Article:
EUCHRE, a game of cards said to be of German origin, but now very popular as a social pastime in the United States. Thirty-two cards are used in E., the twos, threes, fours, fives, and sixes being rejected in a complete pack. Before the game is started the players cut for deal, which belongs to him who first draws a knave or the lowest card according to agreement. The non-dealer then cuts to his opponent, who deals five cards to each, by two at a time and three at a time or vice versa. The dealer turns up the top of the undealt cards for trumps. In suits not trumps the cards rank as at whist; in the trump suit the knave (termed the right bower) is the highest trump, and the other knave of the same color, either black or red (termed the left bower) is the next highest, this card being, of course, omitted from the suit to which it would otherwise belong. The other trumps rank as already stated, the queen being next above the ten. The best form of the game is when played by four persons, but two. three, or even more than four persons may play, if the rules be adapted accordingly. In two-handed euchre the non-dealer looks at his hand and decides whether he will play it. If he be satisfied and think he can make three tricks, he " orders up." The dealer then discards his low est and least useful card, and is entitled to take the trump card into his hand; in this case, however, lie must succeed in taking three tricks, or lie is " euchred," and his opponent scores two points. If the non-dealer be not satisfied with his hand, he says "pass." The dealer then has the option of taking up the trump as before, or of pass ing also. If the trump be ordered up or taken up, the play of the hand commences; if both players pass, the dealer places the trump card face upwards underneath the pack, called " turning it down." The non-dealer has then the privilege of naming the suit which shall be trumps, which must be another than that previously turned up. If he "make" a trump, he must succeed in taking three tricks or he is euchred; but if he pass it again, the dealer has the option of making it. If both pass a second time, the band is thrown up, and the other player deals. When the card turned up is red and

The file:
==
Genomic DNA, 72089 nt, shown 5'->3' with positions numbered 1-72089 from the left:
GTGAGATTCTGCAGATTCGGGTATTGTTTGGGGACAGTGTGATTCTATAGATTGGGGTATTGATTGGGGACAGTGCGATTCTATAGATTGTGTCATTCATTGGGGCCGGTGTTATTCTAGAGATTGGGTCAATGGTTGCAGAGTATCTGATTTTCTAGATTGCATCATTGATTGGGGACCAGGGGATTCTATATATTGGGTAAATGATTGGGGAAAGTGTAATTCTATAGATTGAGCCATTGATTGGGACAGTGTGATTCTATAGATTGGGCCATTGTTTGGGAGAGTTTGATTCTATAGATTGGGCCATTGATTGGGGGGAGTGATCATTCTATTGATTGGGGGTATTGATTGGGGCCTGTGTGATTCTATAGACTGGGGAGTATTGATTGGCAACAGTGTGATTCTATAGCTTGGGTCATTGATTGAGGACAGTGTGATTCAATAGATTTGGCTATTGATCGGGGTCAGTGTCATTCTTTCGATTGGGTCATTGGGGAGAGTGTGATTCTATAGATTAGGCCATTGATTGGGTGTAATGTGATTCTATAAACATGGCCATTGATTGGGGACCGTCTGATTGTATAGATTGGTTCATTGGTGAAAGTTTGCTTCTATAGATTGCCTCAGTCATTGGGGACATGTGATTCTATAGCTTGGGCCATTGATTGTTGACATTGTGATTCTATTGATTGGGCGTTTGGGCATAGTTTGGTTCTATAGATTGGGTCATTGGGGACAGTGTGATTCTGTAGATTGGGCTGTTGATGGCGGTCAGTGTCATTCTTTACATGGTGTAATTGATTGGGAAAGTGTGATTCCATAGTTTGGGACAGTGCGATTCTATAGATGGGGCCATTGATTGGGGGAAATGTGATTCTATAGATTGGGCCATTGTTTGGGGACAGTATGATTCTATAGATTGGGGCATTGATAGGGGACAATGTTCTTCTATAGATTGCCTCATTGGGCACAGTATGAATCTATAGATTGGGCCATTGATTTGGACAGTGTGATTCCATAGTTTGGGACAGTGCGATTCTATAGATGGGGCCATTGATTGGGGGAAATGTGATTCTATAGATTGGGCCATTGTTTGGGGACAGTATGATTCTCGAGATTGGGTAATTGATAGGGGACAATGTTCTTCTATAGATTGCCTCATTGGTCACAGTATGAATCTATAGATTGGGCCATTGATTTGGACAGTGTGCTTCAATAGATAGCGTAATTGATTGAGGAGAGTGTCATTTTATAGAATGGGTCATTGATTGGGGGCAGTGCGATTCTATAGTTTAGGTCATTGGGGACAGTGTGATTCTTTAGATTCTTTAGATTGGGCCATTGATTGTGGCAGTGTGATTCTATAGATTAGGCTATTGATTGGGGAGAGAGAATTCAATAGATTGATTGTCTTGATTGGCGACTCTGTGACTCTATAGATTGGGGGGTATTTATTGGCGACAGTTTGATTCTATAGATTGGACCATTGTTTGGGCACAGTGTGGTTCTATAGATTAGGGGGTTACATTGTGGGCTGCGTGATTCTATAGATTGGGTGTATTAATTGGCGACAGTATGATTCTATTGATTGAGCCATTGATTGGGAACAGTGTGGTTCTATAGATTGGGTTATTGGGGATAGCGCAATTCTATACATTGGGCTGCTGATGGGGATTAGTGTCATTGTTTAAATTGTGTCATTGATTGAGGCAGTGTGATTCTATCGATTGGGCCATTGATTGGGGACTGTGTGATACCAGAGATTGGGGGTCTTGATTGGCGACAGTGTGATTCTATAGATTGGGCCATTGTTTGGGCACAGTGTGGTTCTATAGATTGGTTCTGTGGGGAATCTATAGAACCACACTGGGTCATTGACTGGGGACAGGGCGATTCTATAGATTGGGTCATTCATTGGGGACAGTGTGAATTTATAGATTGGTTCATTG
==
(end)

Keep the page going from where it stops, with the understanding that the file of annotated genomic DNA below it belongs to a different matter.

the trump is made red, it is called " making it next;" the same with black. If the trump be made of a different color from the turn up, it is called "crossing the suit." If the hand be played, the non-dealer leads; the dealer plays to the card led. He must follow suit if able, otherwise he may play any card he pleases. If the left bower is led, a trump must be played to it. The highest card of the suit led wind the trick; trumps win other suits. The winner of the trick leads to the next. If a player make all five tricks he scores a "march," equal to two points; if he make three or four tricks he scores one point. In three-handed euchre the option of playing or passing goes to each in rotation, beginning with the player to the dealer's left. Three cards, one from each hand, con stitute a trick. The player who orders up, takes up, or makes the trump, plays against the other two, and if they succeed in euchring him, each of them scores two points. This is often termed "cut-throat euchre," because any one of the three players is liable to be opposed by the other two. Four-handed euchre is generally played with partners, who are cut for, and sit opposite each other as at whist; if a player have a strong hand he can decide to " play alone" single-handed against the two adversaries, and his part ner cannot object. Should the lone player succeed in making a march he scores four; if he win three or four tricks he scores one; if be fail to win three tricks the opponents score two. The popularity of euchre in this country is due mainly to its sim plicity and mirth-provoking qualities. It is played in many different ways, as the game s is not bound by any strict set of rules. Sometimes a blank card called " little joker" or "the joker" is added, and is the highest card in the pack, the bowers following; some times it is agreed upon to allow the player who makes more than five points to carry the surplus (called a lap) to the next game; or to allow a " lone player" to call for his partner's best card.